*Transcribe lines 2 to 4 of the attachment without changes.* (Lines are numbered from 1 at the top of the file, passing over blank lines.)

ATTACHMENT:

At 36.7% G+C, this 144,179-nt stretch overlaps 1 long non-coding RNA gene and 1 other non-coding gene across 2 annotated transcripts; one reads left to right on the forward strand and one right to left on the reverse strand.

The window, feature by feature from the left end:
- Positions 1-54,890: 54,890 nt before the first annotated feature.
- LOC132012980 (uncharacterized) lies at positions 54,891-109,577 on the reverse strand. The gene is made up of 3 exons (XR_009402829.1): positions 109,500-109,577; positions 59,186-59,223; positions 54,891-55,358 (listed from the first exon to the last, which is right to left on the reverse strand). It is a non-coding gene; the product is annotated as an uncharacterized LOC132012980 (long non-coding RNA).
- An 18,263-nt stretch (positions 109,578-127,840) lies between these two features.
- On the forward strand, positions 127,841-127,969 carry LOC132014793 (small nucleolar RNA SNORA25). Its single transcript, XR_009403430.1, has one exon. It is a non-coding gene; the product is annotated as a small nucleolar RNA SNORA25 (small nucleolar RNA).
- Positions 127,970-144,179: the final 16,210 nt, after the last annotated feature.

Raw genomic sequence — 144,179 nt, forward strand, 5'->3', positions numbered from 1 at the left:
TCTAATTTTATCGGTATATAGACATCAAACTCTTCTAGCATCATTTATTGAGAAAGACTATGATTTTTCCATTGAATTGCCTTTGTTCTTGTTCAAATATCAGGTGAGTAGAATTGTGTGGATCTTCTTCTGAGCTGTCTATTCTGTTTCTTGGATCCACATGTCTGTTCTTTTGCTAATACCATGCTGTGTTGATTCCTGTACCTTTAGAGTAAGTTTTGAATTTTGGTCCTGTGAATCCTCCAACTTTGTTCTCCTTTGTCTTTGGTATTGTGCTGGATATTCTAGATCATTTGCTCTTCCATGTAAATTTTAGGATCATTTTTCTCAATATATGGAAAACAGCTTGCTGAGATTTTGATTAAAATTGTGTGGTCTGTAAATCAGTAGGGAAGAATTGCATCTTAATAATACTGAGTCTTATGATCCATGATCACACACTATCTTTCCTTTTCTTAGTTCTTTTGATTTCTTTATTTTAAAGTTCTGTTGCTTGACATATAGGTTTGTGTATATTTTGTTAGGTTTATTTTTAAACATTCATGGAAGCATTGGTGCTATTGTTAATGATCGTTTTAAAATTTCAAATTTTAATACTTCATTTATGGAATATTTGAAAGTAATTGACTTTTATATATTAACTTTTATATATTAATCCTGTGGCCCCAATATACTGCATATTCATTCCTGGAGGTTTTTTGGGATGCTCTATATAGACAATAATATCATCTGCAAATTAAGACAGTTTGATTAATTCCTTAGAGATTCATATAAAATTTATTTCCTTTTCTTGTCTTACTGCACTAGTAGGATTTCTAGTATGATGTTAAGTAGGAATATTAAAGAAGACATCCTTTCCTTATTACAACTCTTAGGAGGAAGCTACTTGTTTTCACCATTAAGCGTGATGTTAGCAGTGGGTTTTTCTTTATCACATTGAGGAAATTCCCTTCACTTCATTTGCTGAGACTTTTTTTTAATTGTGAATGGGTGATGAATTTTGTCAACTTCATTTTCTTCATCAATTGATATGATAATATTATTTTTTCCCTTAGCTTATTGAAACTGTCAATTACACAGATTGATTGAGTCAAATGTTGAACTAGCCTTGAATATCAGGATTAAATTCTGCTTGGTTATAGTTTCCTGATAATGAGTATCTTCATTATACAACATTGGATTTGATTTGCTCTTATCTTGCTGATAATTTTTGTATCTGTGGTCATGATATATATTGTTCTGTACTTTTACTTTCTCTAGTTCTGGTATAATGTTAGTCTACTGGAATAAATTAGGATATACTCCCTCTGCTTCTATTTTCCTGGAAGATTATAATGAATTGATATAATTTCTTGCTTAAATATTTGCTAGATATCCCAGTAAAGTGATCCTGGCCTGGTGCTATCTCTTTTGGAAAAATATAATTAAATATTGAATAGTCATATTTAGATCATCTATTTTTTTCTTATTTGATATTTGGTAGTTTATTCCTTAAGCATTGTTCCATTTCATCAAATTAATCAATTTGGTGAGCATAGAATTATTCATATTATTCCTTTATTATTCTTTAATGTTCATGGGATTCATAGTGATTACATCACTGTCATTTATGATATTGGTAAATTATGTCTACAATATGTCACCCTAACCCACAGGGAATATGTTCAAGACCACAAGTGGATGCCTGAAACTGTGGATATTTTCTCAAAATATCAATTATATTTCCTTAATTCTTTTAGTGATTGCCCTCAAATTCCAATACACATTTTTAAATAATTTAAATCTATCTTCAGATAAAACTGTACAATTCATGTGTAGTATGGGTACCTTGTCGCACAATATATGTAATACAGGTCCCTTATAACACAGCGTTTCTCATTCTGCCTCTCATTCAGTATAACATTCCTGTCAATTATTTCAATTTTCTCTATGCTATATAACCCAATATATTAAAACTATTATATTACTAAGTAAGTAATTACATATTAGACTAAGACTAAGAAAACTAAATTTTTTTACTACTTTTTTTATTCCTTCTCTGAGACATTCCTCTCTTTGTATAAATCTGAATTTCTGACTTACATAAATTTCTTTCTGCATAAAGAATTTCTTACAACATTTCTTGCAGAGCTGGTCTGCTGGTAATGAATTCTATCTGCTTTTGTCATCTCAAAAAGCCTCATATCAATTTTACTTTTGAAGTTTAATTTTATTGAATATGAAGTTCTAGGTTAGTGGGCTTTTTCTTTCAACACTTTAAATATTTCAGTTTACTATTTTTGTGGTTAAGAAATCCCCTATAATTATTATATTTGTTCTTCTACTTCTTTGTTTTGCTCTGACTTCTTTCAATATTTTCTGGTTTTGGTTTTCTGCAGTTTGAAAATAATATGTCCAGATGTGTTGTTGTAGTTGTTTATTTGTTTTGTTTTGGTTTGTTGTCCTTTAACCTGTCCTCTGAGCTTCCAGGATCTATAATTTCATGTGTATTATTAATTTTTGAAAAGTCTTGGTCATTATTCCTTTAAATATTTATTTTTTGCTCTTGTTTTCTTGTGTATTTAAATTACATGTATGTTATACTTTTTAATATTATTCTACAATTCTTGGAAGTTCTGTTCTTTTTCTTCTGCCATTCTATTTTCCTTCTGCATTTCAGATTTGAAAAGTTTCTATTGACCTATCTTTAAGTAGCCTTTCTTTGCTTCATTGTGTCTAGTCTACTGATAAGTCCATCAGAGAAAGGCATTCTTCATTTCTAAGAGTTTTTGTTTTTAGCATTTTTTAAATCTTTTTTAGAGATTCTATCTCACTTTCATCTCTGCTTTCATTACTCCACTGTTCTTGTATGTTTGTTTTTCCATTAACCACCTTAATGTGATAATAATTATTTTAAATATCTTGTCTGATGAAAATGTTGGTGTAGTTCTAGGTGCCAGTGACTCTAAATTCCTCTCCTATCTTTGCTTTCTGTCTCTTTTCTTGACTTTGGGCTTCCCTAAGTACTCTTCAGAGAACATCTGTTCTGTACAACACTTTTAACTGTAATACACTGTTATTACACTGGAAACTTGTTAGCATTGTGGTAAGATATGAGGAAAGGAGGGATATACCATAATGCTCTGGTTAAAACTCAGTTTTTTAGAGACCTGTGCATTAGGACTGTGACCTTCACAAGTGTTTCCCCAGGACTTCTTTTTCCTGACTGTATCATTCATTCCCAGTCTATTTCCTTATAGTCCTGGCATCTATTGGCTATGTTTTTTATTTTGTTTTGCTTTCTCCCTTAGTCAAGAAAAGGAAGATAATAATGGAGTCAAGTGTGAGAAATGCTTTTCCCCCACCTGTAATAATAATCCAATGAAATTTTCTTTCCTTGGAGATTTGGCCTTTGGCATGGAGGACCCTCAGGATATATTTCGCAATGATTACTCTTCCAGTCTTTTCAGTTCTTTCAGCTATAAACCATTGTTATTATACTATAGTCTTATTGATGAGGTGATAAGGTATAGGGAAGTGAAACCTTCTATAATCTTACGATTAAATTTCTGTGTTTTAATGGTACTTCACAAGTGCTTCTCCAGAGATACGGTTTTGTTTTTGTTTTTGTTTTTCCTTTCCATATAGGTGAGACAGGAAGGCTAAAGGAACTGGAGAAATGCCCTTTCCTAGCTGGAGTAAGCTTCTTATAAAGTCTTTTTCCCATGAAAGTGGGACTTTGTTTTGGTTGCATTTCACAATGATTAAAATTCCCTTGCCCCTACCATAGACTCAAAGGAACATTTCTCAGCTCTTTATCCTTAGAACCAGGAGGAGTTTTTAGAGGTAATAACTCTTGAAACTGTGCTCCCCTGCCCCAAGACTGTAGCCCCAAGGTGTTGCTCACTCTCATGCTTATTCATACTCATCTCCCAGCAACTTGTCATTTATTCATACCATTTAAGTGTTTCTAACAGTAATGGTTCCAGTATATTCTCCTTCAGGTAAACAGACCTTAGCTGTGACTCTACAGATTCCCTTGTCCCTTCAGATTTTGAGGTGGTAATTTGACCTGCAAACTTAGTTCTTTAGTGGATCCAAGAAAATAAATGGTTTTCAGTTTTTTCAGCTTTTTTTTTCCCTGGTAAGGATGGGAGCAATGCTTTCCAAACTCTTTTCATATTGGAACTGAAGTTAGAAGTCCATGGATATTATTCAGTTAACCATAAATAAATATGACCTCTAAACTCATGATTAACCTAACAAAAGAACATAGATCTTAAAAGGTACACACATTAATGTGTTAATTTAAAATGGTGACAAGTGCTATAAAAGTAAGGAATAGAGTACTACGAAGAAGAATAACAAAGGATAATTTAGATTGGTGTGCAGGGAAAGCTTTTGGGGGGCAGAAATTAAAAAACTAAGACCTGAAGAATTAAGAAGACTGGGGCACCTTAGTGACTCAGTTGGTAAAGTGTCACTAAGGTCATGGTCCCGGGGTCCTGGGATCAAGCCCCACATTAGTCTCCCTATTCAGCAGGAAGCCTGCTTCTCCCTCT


The window, feature by feature from the left end:
- Positions 1-54,890: 54,890 nt before the first annotated feature.
- LOC132012980 (uncharacterized) lies at positions 54,891-109,577 on the reverse strand. The gene is made up of 3 exons (XR_009402829.1): positions 109,500-109,577; positions 59,186-59,223; positions 54,891-55,358 (listed from the first exon to the last, which is right to left on the reverse strand). It is a non-coding gene; the product is annotated as an uncharacterized LOC132012980 (long non-coding RNA).